"When I was up here once before, we talked about the number of both maritime and boundary disputes that the Chinese Communist Party has engaged in. I think it's unequaled anyplace else in the world. There aren't many neighbors that could satisfactorily say that they know where their sovereignty ends and that the Chinese Communist Party will respect that sovereignty. That's certainly true now for the people of Bhutan as well," said the US Secretary of State.

Pompeo slammed Chinese Communist Party for engaging in what he termed was "increasingly revisionist effort" and said US under President Donald Trump has taken that seriously.

"This is what the world must come together to respond to. This increasing revisionist effort that the Chinese Communist Party is engaged in is something that President Trump has taken incredibly seriously. The United States hadn't done that in previous administrations," said Pompeo.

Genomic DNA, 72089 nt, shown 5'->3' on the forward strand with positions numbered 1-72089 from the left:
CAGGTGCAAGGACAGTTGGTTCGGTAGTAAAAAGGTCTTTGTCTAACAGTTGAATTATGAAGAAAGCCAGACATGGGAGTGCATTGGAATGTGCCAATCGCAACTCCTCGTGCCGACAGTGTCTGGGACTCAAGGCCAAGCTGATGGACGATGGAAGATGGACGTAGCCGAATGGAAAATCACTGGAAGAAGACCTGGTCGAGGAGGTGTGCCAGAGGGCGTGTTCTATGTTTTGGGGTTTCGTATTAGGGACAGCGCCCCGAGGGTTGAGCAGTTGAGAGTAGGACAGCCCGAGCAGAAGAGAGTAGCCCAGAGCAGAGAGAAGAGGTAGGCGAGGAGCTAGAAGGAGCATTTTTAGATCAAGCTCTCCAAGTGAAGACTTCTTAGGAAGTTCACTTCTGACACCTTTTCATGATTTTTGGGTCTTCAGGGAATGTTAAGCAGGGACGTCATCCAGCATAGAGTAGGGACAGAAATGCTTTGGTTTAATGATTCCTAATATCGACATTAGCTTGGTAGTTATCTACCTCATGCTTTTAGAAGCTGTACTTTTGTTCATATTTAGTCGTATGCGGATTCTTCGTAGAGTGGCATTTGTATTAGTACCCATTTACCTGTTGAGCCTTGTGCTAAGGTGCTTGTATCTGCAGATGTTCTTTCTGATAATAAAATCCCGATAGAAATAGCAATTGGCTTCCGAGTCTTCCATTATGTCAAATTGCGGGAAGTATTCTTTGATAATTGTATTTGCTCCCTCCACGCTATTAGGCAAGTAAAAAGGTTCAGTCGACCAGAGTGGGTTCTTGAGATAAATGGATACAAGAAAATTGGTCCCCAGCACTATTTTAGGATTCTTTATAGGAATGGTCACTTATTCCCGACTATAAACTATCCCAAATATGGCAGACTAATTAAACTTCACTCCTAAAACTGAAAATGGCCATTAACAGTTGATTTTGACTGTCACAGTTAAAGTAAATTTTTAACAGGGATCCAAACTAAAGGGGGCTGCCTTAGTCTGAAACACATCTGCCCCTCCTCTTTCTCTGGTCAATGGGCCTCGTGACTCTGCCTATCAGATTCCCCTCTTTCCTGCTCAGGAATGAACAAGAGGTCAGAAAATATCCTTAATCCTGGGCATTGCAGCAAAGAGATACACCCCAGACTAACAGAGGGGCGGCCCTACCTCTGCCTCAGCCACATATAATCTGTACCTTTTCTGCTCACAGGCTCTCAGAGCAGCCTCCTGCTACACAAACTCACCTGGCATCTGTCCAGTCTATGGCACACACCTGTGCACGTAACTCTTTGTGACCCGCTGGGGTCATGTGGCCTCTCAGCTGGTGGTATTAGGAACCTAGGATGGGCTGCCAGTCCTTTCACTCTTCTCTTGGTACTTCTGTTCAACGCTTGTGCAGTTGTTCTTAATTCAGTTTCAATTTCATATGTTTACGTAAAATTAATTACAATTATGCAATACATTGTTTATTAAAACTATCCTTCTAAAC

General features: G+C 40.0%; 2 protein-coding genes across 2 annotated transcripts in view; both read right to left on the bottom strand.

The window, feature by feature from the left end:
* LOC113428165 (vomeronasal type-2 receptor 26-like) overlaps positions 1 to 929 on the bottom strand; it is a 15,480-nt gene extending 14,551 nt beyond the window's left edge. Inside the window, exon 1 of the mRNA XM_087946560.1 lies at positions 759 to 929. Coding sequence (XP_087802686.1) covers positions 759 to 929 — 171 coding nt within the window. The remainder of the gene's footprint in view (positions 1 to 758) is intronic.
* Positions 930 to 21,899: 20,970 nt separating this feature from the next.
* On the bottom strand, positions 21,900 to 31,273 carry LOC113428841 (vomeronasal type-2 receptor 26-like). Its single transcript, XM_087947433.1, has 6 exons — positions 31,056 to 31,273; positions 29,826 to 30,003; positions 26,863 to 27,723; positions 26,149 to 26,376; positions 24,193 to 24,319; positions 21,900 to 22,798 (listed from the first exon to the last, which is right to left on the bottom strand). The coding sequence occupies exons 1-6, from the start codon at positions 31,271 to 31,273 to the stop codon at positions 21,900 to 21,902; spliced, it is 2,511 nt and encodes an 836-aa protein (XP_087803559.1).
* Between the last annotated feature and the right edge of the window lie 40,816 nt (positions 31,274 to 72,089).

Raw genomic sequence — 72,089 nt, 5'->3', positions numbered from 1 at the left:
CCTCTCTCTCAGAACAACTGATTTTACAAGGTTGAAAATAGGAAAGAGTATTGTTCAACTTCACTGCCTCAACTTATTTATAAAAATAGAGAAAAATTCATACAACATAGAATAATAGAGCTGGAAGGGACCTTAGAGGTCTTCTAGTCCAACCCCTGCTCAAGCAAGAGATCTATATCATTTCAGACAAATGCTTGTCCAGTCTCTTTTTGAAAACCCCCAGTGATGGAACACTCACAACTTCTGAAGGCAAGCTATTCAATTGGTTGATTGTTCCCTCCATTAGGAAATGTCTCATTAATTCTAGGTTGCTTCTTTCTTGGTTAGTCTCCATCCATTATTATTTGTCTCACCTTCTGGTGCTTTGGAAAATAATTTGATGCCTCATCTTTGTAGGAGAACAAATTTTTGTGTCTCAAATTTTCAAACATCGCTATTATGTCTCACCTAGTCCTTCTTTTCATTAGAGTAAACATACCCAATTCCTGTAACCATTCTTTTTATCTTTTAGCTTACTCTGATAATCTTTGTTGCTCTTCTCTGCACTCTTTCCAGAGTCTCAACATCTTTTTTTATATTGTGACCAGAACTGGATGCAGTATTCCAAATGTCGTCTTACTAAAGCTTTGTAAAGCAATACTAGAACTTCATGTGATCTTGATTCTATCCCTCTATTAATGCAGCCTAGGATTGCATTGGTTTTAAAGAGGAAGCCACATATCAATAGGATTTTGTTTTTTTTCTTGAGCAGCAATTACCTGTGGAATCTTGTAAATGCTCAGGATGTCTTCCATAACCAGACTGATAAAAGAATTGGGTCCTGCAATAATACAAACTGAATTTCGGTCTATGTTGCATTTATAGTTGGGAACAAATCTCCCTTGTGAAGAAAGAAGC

"We will respond to this in a way that we think is appropriate, and we have attempted to communicate to the Chinese leadership that we are serious about this. When I say "we," it's not just the United States. We will start very shortly a dialogue with our EU friends on how we collectively can respond to this challenge from the Chinese Communist Party," he added.

The US Secretary of State highlighted that with the spread of coronavirus, world has seen the true colours of Chinese Communist Party.

"I think what's happened with the spread of this virus from Wuhan, China - I think the world has seen the true colors of the Chinese Communist Party, and I am convinced more than ever that the free peoples of the world will come to understand the threat that's presented not only internally inside of China, but importantly, that the impact that General Secretary Xi has on the world is not good for free peoples and democracy-loving peoples...," he said.

"...And the world will come together to respond to that in a way that is powerful and important and will preserve sovereign nations operating under the rule of law in the way that we have all come accustomed to and benefits people all across the world," said the US Secretary of State. (ANI)